Changes in Expression of Manganese Superoxide Dismutase, Copper and Zinc Superoxide Dismutase and Catalase in Brachionus calyciflorus during the Aging Process  [PDF]
Jianghua Yang, Siming Dong, Qichen Jiang, Tengjiao Kuang, Wenting Huang, Jiaxin Yang
PLOS ONE , 2013, DOI: 10.1371/journal.pone.0057186
Abstract: Rotifers are useful model organisms for aging research, owing to their small body size (0.1–1 mm), short lifespan (6–14 days) and the relative easy in which aging and senescence phenotypes can be measured. Recent studies have shown that antioxidants can extend the lifespan of rotifers. In this paper, we analyzed changes in the mRNA expression level of genes encoding the antioxidants manganese superoxide dismutase (MnSOD), copper and zinc SOD (CuZnSOD) and catalase (CAT) during rotifer aging to clarify the function of these enzymes in this process. We also investigated the effects of common life-prolonging methods [dietary restriction (DR) and resveratrol] on the mRNA expression level of these genes. The results showed that the mRNA expression level of MnSOD decreased with aging, whereas that of CuZnSOD increased. The mRNA expression of CAT did not change significantly. This suggests that the ability to eliminate reactive oxygen species (ROS) in the mitochondria reduces with aging, thus aggravating the damaging effect of ROS on the mitochondria. DR significantly increased the mRNA expression level of MnSOD, CuZnSOD and CAT, which might explain why DR is able to extend rotifer lifespan. Although resveratrol also increased the mRNA expression level of MnSOD, it had significant inhibitory effects on the mRNA expression of CuZnSOD and CAT. In short, mRNA expression levels of CAT, MnSOD and CuZnSOD are likely to reflect the ability of mitochondria to eliminate ROS and delay the aging process.
Mitochondrial Inverted Repeats Strongly Correlate with Lifespan: mtDNA Inversions and Aging  [PDF]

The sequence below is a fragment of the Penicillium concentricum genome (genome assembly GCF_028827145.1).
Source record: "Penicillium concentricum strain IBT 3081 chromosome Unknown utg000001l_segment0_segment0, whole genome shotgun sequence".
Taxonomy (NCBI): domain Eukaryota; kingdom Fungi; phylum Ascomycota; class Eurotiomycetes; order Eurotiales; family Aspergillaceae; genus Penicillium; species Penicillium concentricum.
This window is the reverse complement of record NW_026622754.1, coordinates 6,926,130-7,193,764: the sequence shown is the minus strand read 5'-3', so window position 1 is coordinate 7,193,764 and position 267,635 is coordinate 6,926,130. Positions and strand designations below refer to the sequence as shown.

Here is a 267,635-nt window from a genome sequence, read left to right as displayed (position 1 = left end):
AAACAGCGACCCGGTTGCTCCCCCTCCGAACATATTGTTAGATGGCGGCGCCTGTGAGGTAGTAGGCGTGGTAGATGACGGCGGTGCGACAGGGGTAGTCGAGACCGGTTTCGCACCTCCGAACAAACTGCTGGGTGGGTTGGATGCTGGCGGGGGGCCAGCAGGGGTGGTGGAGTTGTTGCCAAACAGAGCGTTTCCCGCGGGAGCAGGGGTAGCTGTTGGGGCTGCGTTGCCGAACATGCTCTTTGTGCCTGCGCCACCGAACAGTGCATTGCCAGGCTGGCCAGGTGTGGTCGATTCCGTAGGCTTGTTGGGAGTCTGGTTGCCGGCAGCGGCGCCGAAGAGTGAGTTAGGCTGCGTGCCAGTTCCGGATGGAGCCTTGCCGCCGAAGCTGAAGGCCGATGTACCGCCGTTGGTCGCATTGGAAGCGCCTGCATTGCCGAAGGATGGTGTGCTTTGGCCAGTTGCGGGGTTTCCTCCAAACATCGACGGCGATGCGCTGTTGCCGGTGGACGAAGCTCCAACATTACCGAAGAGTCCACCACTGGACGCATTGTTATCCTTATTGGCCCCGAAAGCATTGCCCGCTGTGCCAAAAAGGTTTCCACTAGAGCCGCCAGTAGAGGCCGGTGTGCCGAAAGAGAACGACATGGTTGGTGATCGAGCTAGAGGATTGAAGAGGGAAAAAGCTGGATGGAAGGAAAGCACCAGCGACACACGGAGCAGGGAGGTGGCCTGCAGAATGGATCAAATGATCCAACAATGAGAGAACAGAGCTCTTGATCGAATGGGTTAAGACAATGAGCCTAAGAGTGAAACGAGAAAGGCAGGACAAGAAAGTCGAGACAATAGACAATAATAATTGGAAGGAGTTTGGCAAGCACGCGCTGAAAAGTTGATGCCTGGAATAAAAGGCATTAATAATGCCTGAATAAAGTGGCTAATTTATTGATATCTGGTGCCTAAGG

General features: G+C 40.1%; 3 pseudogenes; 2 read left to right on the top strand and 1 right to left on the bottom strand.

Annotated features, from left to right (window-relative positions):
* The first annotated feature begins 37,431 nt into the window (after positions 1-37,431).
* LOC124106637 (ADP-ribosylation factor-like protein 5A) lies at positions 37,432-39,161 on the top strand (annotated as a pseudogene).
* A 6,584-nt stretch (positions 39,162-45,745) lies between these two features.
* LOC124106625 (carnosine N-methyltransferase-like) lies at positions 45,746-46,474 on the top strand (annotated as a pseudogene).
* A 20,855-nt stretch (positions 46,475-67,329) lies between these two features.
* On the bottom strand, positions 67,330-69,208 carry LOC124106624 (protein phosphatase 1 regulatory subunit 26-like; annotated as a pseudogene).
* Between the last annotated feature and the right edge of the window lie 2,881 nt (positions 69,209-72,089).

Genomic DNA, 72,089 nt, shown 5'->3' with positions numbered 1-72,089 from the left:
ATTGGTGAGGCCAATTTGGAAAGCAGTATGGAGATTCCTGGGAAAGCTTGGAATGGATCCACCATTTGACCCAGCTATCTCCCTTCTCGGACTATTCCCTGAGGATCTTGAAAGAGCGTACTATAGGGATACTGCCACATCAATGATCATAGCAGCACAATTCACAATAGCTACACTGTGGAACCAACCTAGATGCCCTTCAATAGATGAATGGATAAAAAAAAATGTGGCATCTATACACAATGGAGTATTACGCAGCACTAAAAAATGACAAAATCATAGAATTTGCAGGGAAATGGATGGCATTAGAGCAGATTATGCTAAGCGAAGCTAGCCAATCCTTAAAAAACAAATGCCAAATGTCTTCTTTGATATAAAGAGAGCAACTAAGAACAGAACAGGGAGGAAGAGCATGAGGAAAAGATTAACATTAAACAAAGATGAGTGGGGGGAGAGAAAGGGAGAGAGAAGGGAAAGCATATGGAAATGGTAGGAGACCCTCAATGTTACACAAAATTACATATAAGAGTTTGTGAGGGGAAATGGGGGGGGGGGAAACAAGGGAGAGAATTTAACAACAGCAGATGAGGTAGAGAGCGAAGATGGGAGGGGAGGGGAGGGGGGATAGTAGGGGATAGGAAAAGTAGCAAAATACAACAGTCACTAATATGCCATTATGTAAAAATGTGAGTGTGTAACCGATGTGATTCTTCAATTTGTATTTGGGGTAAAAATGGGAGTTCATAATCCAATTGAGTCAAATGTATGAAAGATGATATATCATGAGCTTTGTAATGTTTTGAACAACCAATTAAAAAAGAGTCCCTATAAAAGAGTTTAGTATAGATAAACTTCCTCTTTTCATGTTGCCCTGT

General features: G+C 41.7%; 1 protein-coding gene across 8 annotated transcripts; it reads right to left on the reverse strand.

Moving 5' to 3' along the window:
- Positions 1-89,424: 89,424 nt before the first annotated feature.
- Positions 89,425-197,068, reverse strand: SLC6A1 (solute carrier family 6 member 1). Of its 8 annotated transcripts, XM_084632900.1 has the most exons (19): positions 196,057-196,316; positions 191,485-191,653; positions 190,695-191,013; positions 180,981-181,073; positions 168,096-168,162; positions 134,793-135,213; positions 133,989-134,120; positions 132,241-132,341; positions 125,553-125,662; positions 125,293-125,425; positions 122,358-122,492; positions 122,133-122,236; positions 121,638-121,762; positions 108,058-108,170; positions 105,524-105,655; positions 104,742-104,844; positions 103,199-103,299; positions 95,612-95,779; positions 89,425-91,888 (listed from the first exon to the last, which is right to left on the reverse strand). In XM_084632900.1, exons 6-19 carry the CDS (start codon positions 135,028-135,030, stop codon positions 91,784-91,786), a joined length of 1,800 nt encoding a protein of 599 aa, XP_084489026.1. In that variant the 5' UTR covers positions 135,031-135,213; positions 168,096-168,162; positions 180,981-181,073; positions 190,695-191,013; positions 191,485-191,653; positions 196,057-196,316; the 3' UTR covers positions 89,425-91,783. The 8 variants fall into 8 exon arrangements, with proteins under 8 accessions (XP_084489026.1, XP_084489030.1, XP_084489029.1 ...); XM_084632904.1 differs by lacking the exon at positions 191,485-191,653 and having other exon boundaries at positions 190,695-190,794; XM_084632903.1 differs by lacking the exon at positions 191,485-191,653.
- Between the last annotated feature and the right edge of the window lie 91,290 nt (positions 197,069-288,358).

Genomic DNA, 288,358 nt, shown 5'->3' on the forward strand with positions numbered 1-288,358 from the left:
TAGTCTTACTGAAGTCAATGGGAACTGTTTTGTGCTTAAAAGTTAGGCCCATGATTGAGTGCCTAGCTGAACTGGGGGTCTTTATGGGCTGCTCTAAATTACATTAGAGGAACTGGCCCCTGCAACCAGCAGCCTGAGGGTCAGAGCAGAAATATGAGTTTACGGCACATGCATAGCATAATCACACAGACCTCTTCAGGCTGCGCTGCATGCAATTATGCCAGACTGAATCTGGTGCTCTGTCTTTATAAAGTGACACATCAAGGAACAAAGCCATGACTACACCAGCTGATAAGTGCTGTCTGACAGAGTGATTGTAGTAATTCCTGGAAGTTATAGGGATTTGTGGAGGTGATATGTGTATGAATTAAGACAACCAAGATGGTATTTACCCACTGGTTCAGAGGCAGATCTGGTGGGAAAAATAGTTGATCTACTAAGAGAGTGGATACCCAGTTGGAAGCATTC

Jiang-Nan Yang, Andrei Seluanov, Vera Gorbunova
PLOS ONE , 2013, DOI: 10.1371/journal.pone.0073318
Abstract: Mitochondrial defects are implicated in aging and in a multitude of age-related diseases, such as cancer, heart failure, Parkinson’s disease, and Huntington’s disease. However, it is still unclear how mitochondrial defects arise under normal physiological conditions. Mitochondrial DNA (mtDNA) deletions caused by direct repeats (DRs) are implicated in the formation of mitochondrial defects, however, mitochondrial DRs show relatively weak (Pearson’s r = ?0.22, p<0.002; Spearman’s ρ = ?0.12, p = 0.1) correlation with maximum lifespan (MLS). Here we report a stronger correlation (Pearson’s r = ?0.55, p<10–16; Spearman’s ρ = ?0.52, p<10–14) between mitochondrial inverted repeats (IRs) and lifespan across 202 species of mammals. We show that, in wild type mice under normal conditions, IRs cause inversions, which arise by replication-dependent mechanism. The inversions accumulate with age in the brain and heart. Our data suggest that IR-mediated inversions are more mutagenic than DR-mediated deletions in mtDNA, and impose stronger constraint on lifespan. Our study identifies IR-induced mitochondrial genome instability during mtDNA replication as a potential cause for mitochondrial defects.
Reproductive Aging Drives Protein Accumulation in the Uterus and Limits Lifespan in C. elegans  [PDF]
Stephanie M. Zimmerman?,Izumi V. Hinkson?,Joshua E. Elias?,Stuart K. Kim
PLOS Genetics , 2015, DOI: 10.1371/journal.pgen.1005725